Hungarian director Miklós Jancsó gained international recognition in the late 1960s, when The Round-Up (1966), The Red and the White (1967) and The Confrontation (1969) garnered numerous awards at a variety of international film festivals. Displaying evidence of a developing revolutionary vision and uniquely formalistic cinematic style, these films not only established Jancsó's reputation as an auteur, but also helped to serve notice to the world that Hungarian filmmaking had entered into a dynamic new era.
Jancsó's world-wide acclaim reached its peak with Red Psalm (1972), for which he was named best director at the Cannes Film Festival. Red Psalm stands as perhaps the most coherent expression of the director's desire to combine a revolutionary form of filmic language with the theme of the moral complexities of social revolution. Although he would receive a lifetime achievement award at Cannes in 1979, Jancsó's more recent films, such as The Dawn (1986) and Season of Monsters (1987), have not found the widespread approval granted to his films of the 60s and early 70s. His films are now criticized as experiments in purely abstract formalism, devoid of social relevance and lacking in human compassion. Ultimately, his most enduring contribution to cinema may well be the role he played during the 60s in liberating Hungarian filmmaking from the formal and thematic constraints of state-sanctioned realism.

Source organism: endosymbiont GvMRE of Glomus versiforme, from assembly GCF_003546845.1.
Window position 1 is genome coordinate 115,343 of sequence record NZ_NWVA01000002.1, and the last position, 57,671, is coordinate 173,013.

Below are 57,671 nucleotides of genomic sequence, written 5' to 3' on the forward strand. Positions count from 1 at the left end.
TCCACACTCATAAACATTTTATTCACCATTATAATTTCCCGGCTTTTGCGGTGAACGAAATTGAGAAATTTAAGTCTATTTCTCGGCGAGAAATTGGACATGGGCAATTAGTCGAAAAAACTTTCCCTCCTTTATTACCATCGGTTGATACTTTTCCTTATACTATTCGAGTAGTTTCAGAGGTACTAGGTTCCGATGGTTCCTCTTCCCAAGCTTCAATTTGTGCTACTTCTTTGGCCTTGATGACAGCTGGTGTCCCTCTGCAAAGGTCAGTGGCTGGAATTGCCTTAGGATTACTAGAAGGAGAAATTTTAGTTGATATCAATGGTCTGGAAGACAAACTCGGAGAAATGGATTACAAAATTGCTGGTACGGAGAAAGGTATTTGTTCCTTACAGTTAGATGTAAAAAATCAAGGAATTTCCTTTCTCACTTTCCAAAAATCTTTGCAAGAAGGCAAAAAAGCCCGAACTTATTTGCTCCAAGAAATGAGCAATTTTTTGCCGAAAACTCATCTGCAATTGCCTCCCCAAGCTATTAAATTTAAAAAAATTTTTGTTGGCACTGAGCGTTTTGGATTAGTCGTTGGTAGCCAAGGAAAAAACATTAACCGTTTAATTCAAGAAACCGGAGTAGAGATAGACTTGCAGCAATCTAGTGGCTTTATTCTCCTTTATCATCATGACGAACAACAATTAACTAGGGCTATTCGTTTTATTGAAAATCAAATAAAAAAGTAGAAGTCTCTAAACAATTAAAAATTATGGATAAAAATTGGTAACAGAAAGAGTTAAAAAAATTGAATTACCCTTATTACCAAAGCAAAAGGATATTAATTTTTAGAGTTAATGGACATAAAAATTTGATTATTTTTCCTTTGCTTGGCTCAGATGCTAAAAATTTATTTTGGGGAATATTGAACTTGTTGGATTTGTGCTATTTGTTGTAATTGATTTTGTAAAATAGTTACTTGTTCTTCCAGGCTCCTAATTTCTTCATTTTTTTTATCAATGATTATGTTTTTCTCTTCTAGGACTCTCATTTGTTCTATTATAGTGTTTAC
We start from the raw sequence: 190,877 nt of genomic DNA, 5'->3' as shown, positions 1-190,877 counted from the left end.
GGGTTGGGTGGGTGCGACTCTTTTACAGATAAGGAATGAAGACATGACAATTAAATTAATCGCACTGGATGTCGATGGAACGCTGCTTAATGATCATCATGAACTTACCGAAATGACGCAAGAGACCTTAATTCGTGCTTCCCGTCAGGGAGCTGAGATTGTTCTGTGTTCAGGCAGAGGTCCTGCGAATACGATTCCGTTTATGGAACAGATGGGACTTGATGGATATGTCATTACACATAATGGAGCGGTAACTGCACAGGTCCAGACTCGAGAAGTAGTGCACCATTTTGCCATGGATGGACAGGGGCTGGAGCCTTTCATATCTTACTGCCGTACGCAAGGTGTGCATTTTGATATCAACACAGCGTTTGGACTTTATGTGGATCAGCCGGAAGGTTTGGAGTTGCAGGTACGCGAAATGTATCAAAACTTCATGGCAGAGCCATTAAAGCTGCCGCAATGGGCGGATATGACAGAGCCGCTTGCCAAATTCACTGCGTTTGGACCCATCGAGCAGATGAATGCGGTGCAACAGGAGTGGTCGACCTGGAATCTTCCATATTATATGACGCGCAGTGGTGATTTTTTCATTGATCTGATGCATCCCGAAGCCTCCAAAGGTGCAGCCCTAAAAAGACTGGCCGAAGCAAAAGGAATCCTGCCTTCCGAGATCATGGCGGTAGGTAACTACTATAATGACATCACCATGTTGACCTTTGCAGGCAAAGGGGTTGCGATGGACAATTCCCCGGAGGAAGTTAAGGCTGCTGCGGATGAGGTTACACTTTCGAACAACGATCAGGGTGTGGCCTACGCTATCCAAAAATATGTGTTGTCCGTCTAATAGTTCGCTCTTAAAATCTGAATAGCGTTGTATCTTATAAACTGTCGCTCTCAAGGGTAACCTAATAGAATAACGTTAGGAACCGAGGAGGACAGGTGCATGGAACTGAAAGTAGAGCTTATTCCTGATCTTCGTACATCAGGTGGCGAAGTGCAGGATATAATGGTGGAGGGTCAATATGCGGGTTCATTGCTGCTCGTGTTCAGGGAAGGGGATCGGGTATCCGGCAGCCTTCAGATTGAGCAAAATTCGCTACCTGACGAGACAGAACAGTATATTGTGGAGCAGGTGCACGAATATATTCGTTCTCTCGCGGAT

Basement Films Archive: The Round-Up
Internet Movie Database
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